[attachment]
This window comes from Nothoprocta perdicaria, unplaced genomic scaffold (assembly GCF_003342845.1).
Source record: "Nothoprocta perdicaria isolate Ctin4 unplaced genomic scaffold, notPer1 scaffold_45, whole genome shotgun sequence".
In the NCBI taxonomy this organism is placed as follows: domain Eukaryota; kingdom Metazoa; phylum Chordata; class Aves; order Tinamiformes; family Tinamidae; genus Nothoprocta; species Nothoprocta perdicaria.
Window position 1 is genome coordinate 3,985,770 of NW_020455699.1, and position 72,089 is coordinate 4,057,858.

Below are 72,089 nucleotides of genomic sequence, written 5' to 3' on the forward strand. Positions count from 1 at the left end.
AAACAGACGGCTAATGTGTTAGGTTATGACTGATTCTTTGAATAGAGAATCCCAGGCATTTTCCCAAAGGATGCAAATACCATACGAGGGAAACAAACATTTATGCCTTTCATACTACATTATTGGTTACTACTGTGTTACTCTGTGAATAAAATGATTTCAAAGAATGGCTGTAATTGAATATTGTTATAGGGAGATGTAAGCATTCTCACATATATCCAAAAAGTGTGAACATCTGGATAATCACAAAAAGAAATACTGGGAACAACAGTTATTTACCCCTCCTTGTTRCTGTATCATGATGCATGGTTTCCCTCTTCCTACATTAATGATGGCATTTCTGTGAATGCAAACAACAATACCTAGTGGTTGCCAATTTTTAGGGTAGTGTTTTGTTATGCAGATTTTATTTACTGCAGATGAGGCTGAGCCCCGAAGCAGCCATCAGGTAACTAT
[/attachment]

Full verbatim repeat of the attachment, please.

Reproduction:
This window comes from Nothoprocta perdicaria, unplaced genomic scaffold (assembly GCF_003342845.1).
Source record: "Nothoprocta perdicaria isolate Ctin4 unplaced genomic scaffold, notPer1 scaffold_45, whole genome shotgun sequence".
In the NCBI taxonomy this organism is placed as follows: domain Eukaryota; kingdom Metazoa; phylum Chordata; class Aves; order Tinamiformes; family Tinamidae; genus Nothoprocta; species Nothoprocta perdicaria.
Window position 1 is genome coordinate 3,985,770 of NW_020455699.1, and position 72,089 is coordinate 4,057,858.

Below are 72,089 nucleotides of genomic sequence, written 5' to 3' on the forward strand. Positions count from 1 at the left end.
AAACAGACGGCTAATGTGTTAGGTTATGACTGATTCTTTGAATAGAGAATCCCAGGCATTTTCCCAAAGGATGCAAATACCATACGAGGGAAACAAACATTTATGCCTTTCATACTACATTATTGGTTACTACTGTGTTACTCTGTGAATAAAATGATTTCAAAGAATGGCTGTAATTGAATATTGTTATAGGGAGATGTAAGCATTCTCACATATATCCAAAAAGTGTGAACATCTGGATAATCACAAAAAGAAATACTGGGAACAACAGTTATTTACCCCTCCTTGTTRCTGTATCATGATGCATGGTTTCCCTCTTCCTACATTAATGATGGCATTTCTGTGAATGCAAACAACAATACCTAGTGGTTGCCAATTTTTAGGGTAGTGTTTTGTTATGCAGATTTTATTTACTGCAGATGAGGCTGAGCCCCGAAGCAGCCATCAGGTAACTAT